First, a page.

Across 2015 and 2016, so far I have lived on the island of Tenerife for eight and a half months. During this time, I have explored many different corners, experiencing both the tourist traps and the local hangouts. A lot of people who travel to Tenerife are holidaymakers. It is particularly popular with the British. Tenerife is a destination where Brits can come abroad, play in the sea and soak up the sun but still head to a British pub for a pint, never need to utter a word of Spanish and pig out on British grub. People love it but that’s only the side of Tenerife they know. That’s the holidaymakers side to Tenerife. To experience Tenerife as a traveller or even better, a local, is a far more incredible side to Tenerife, the true side of Tenerife. A lot of the island, particularly in the South, is very commercialised to identify with the British market but if you want to experience Tenerife like a local, I’ve got the inside scoop for you.


The well-known beaches of the South of the island are aimed at holidaymakers with their water sports, souvenir shops and restaurants with familiar food. They are very popular with tourists and where you will find the main hustle and bustle. Step away from the most popular beaches and you’ll find some hidden gems. Some of my favourite days out have been off the beaten track beaches. If you fancy a bit of snorkelling, head to El Puertito just past Costa Adeje. It’s also known as Turtle Bay and the best place on the island for a snorkel. There Is absolutely nothing commercial about it with it having only one little cafe next to the beach and it’s very popular with the locals. If you’re heading on an adventure up to the North of the island, make sure you pass through Las Teresitas, the only golden sand beach on the island. However, if you’d prefer to find a bit more of a hidden gem, try and find what we like to call Hippy Bay. I’ve Google mapped this beach several times and still haven’t been able to locate an actual name for this cove. However, if you walk is a Westerly direction from Costa Adeje, through the little village of La Caleta and up about a million steps, you’ll find yourself on a cliff. On the other side of the cliff, you’ll find a little cove with a small beach and a lot of people living in tents and there you’ll have found Hippy Bay. It’s a lovely, little place, very relaxing as not many people are there.


In the Southern resorts, you will find a lot of variety restaurant wise but very little in the way of Canarian food. When you do find Canarian restaurants, you’ll find a lot of the menus are very similar with tapas, meat, Canarian potatoes and soups. Rather than eating in the tourist resorts, step out into one of the local villages where the food is cheaper and at the same time nicer. Otello’s in Adeje is located right up in the mountains next to Barranco de Infierno and serves incredible garlic chicken. If you choose to stay inside the resorts, pop to La Pepa Food Market in Los Cristianos. The roof top of this shopping centre has several different little food outlets and bars so if your party can’t agree on what you fancy, you can each get something different. Mojitos are a steal at 3.50€ and you can even get an incredible kiwi daiquiri along with other flavours. There is live music every evening and it’s a popular haunt with locals who head down after work.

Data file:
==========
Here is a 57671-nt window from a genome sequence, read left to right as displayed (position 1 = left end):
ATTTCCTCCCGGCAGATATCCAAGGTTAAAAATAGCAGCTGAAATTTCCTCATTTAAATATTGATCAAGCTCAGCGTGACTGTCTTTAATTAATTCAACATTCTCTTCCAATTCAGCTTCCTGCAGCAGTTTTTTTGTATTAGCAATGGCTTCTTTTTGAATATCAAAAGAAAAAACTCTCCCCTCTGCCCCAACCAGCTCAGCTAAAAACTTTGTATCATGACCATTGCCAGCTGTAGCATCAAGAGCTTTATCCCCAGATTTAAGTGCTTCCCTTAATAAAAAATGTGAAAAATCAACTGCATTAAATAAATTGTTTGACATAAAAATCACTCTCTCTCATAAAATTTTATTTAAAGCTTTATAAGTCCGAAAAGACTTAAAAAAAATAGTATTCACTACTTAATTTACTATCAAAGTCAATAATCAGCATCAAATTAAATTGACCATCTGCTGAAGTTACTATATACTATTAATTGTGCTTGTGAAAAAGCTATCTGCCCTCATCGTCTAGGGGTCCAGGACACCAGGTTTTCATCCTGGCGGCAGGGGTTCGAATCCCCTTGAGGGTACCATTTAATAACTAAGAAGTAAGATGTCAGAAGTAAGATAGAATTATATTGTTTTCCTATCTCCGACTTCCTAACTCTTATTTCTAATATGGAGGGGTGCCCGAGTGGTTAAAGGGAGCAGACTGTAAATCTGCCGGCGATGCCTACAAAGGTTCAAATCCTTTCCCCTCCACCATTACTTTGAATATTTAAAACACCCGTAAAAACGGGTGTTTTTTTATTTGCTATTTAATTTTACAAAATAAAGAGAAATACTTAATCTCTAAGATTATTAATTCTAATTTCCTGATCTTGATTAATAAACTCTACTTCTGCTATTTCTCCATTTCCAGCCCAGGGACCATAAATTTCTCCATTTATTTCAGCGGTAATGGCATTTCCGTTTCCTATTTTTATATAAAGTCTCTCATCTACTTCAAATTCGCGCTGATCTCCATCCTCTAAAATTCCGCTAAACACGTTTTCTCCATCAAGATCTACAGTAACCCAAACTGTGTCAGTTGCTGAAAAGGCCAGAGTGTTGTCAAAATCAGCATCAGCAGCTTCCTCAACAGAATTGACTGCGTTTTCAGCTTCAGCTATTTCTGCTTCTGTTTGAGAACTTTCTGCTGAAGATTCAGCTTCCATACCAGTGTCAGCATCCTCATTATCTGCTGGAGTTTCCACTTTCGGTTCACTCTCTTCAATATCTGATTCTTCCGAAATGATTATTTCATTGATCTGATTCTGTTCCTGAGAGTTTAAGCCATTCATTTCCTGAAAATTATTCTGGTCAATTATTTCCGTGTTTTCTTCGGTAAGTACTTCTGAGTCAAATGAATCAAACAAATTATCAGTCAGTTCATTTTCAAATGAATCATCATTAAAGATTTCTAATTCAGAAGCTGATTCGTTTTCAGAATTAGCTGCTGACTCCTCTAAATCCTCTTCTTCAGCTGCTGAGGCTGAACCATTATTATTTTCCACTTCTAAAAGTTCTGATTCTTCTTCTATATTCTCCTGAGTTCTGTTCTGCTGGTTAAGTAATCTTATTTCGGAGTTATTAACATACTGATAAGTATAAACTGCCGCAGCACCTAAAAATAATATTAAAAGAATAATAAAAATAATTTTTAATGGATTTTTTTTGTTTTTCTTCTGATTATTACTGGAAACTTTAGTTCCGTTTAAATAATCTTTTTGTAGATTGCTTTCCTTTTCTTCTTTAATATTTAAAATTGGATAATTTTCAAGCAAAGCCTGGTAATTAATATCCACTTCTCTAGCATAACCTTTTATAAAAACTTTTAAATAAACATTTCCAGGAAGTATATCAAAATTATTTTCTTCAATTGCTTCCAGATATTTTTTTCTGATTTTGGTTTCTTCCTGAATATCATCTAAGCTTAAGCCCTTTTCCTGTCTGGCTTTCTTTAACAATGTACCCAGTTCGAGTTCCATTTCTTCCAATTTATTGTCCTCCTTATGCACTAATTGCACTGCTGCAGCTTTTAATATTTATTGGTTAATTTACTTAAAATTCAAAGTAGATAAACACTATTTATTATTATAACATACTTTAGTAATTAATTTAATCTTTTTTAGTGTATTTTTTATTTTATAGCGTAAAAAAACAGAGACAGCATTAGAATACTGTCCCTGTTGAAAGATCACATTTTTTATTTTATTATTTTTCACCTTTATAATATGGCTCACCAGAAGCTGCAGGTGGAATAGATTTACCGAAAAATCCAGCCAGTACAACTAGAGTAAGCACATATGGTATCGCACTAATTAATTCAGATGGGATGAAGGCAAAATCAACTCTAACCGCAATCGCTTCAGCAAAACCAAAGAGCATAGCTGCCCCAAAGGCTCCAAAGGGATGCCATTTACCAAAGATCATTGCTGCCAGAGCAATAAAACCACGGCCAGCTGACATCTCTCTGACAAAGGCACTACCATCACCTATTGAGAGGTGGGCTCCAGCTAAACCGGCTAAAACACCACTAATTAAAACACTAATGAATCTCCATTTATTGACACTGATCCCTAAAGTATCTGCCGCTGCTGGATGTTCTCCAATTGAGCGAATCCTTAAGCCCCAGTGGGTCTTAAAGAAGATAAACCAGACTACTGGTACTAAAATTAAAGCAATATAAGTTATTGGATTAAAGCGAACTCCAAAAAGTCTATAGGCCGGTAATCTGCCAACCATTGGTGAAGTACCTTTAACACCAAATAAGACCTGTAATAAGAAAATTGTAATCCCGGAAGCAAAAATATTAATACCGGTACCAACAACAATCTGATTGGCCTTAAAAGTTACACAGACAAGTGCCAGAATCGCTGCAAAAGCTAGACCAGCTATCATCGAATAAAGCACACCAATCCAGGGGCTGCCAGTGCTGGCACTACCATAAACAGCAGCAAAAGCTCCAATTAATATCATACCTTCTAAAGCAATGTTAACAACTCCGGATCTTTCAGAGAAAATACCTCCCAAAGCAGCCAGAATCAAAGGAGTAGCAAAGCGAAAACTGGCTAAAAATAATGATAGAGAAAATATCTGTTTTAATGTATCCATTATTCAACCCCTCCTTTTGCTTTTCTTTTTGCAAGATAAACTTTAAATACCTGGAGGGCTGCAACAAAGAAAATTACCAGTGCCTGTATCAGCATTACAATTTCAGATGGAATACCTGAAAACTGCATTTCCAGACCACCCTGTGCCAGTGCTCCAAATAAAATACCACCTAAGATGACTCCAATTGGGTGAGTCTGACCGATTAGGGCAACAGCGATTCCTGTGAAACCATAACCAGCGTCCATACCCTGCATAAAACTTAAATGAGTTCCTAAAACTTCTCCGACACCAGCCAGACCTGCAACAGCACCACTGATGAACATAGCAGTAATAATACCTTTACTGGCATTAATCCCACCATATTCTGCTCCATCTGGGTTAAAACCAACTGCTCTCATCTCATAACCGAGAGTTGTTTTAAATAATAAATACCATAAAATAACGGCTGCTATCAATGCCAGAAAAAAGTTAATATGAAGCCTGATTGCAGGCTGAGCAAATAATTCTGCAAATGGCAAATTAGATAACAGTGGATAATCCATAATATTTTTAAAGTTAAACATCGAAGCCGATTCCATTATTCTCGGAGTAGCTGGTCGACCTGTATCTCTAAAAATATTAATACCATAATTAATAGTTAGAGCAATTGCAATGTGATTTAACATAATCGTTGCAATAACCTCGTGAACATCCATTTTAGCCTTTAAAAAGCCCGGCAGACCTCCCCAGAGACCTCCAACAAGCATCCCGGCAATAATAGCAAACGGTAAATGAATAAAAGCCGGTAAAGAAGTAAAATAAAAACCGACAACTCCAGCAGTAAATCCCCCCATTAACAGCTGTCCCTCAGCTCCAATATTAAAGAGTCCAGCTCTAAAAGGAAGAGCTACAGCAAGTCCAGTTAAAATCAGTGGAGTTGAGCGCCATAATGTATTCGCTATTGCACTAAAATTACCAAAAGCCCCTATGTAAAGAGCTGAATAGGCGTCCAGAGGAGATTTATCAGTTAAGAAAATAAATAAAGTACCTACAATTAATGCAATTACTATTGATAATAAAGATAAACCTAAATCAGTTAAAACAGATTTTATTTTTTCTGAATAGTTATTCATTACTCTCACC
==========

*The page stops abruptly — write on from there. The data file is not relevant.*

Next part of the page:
Most of the nightlife in South, you’ve guessed it, is aimed at holidaymakers. With Veronica’s strip in Las Americas for a big night out and pubs with cabaret acts and karaoke, the South is the Blackpool of the Canary Islands. There is one little place in Costa Adeje however, where all the locals head to and this is Achaman. Cheaper drinks than anywhere else with Spanish music and salsa dancing all night long, I loved a night out in the joint.


Once again, a holidaymakers dream with well known British high street stores, souvenir shops and markets with knock off Michael Kors bags. For markets, your best off heading up to La Laguna for the day where you can buy delicious home grown fruit during your city exploration and on the way back, stop off in Santa Cruz for a bit of high street brand shopping. Shopping isn’t a big deal for Canarian’s and those who are into shopping and fashion like British fashion, therefore the British high street stores are perfect for Canarian shopaholics. 


If you are deciding to head out of the tourist resorts, you’ll find that less people speak fluent English and you’ll need to meet them halfway. This is only polite as you’re in their country after all. Languages are difficult to pick up though and if you’re not hanging around the Spanish area for a while, maybe just carry with you a few phrases you might need to get buy. If you’re in the area for a while, you might be surprised at what you pick up. I always think my Spanish is rubbish but sometimes when I need to, I can just pull it out of the bag from nowhere.


There is no better way to experience the local culture than to celebrate them. Some of my favourite experiences on the island have been taking part in local fiestas. Pay attention to the local calendar of events to see what’s coming up whilst you’re on the island. My favourite was Noche de San Juan including bonfir and midnight skinny dipping.


All opinions are my own and just that: opinions.

This blog post was not sponsored or endorsed in any way.

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